4.5 star rating

Iomega USB 3.0 eGo Portable Hard Drive Review

Pros: Fast transfer speeds; Attractive design; Rugged; Affordable;
Cons: Cloning software only Windows compatible;
The Verdict: This stylish, fast, and sturdy USB 3.0 hard drive has it all.



The next new interface, USB 3.0, promises twice the speed of the current USB 2.0 standard, and now that the new ports are starting to show up on notebooks, storage makers have begun producing external drives that take advantage of these blazing transfer rates. The best one we’ve seen yet is the Iomega USB 3.0 eGo Portable Hard Drive. For $129, you get 500GB in a tough, stylish case with loads of useful utilities. Add to that some of the fastest transfer rates, and you’ve got yourself the ideal portable hard drive. 

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The aluminum Iomega eGo drive is one of the most solid we’ve felt. Its sleek charcoal-gray and silver trim is a surprisingly dense 8.7 ounces, almost as heavy as the 9-ounce LaCie Rugged USB 3.0 drive, but about half an inch thinner (0.7 inches).

The svelteness of the drive belies it durability. The eGo is built to withstand drops of up to 51 inches, which isn’t as much as LaCie’s drive (72 inches), but still impressive. Clumsy consumers can also purchase the optional rubber Band ($14.95), which straps on the drive and provides protection from up to 7 feet.


As Iomega is owned by EMC, it’s only natural that the backup software on the eGo includes that company’s Retrospect Express Backup and MozyHome Online Backup, which recently won an Editor’s Choice award. With the latter, users get 2GB of free online storage; it’s not as much as the 10GB offered by LaCie, but then again, that amenity only lasts for a year.

Other utilities include the Iomega QuikProtect suite, which includes v.Clone software that backs up the operating system, settings, and applications, and will automatically syncs files. Unfortunately, this last program only works on Windows systems.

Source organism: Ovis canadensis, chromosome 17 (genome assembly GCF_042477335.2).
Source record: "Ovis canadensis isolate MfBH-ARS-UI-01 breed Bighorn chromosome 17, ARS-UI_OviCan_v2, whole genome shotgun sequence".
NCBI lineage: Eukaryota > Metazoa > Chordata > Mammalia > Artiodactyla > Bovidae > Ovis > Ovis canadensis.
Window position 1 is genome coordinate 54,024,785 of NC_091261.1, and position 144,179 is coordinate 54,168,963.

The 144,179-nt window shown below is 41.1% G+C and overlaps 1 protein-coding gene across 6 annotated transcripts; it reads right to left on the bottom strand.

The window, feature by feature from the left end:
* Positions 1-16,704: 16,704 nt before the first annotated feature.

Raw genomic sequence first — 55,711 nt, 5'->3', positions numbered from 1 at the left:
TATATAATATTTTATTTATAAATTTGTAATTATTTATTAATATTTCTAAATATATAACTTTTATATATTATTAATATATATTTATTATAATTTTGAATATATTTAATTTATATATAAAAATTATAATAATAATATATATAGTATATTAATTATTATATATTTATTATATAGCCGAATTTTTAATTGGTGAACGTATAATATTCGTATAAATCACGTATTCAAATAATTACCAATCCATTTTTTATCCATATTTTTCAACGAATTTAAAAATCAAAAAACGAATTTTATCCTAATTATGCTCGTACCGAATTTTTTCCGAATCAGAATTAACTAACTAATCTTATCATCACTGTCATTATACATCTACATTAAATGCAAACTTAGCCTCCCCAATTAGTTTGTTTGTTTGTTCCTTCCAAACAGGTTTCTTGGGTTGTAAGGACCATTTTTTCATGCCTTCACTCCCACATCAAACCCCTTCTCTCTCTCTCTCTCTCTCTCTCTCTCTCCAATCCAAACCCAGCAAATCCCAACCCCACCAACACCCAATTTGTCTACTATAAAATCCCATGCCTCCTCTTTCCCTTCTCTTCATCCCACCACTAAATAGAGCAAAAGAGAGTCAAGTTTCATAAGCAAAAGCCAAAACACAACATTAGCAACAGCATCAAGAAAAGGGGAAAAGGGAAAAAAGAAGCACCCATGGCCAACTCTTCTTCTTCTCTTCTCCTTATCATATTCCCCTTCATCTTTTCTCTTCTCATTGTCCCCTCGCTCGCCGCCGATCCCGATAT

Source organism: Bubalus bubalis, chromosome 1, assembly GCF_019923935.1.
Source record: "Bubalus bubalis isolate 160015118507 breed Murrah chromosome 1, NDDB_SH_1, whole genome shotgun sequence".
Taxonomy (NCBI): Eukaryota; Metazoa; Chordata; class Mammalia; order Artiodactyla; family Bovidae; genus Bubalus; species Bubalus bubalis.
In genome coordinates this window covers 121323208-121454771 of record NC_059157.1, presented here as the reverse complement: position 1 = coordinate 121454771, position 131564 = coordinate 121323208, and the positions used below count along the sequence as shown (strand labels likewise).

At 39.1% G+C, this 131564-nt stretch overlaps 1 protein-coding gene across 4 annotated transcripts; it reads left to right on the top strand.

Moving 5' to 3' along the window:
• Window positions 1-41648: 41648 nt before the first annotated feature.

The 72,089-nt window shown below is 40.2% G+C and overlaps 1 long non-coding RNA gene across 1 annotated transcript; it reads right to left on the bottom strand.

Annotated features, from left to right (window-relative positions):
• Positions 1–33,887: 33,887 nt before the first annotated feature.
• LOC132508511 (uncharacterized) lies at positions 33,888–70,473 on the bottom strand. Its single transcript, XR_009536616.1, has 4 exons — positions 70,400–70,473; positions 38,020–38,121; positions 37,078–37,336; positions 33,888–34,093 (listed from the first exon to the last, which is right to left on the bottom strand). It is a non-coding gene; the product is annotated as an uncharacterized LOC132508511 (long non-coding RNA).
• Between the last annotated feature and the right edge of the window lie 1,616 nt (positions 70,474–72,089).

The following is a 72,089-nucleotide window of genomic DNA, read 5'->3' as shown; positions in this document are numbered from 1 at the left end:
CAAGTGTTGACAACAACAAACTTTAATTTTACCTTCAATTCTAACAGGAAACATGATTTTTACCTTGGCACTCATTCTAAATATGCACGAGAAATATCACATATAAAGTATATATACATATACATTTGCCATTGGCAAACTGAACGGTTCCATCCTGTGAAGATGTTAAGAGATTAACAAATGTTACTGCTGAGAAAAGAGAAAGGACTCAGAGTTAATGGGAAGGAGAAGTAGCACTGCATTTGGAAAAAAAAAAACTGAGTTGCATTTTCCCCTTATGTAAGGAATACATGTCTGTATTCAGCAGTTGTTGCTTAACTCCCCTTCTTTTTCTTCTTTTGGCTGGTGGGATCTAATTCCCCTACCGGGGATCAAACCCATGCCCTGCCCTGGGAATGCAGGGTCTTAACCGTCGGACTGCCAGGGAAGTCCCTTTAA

The drive comes with a three-year warranty.


While the Iomega eGo’s 5,400-rpm, 500GB drive didn’t win every test, it came in first on the ones that matter the most. Writing a 4.97GB folder of multimedia to the drive from a Lenovo W710 workstation took 1 minute and 58 seconds, a rate of 43.1 MBps. That was 4 seconds faster than the LaCie Rugged USB 3.0 (41.7 MBps), and well above the last place Buffalo MiniStation Cobalt USB (36.6 MBps).

Reading the same folder from the Iomega took 1 minute and 20 seconds, a rate of 63.6 MBps. That’s well short of the category leading LaCie drive (57 seconds; 89.3 MBps) and Seagate Agent GoFlex Pro (1:06; 77.1 MBps).

When transferring large individual files, the Iomega eGo was simply blazing. We copied a 1.66GB MPEG-4 from the drive in just 7 seconds, a rate of 283.2 MBps. That’s almost three times as fast as the next closest drive, the LaCie Rugged USB 3.0 (17 seconds; 99.9 MBps). The eGo fell back down to earth when writing that same file to the drive; it took the drive 28 seconds (60.7 MBps), placing it behind the LaCie (26 seconds; 65.3 MBps) and the Seagate drives (27 seconds; 62.9 MBps).  


Thin, stylish, durable, fast, and cheap: what more do you want from a portable hard drive? The Iomega eGo is one of the fastest we’ve tested. Its great-looking case protects the drive inside from falls, and it has a comprehensive suite of backup and antivirus utilities. And at $129, it’s less expensive than the other USB 3.0 hard drives we’ve tested. If you’re looking for a future-proof external hard drive, look no further.

Tags: Iomega USB 3.0 eGo, Iomega eGo, portable hard drives, USB 3.0, iomega, Storage, backup, reviews, business

Technical Specifications
Iomega USB 3.0 eGo Portable Hard Drive

Rotational Speed5,400 rpm
Seek Time
Read/Write Speed
PortsUSB 3.0
Storage TypeUSB Hard Drive
Size5.4 x 3.5 x 0.7 inches
Weight8.7 ounces
Michael A. Prospero, Reviews Editor
Michael A. Prospero, Reviews Editor
Michael A. Prospero has overseen reviews on Laptopmag.com since 2007, focusing on producing the most thorough and authoritative mobile product reviews. After receiving his Master of Science in Journalism from Columbia in 2003, Mike worked at Fast Company. Prior to that, he worked at The Times of Trenton, George and AlleyCat News.
Michael A. Prospero, Reviews Editor on
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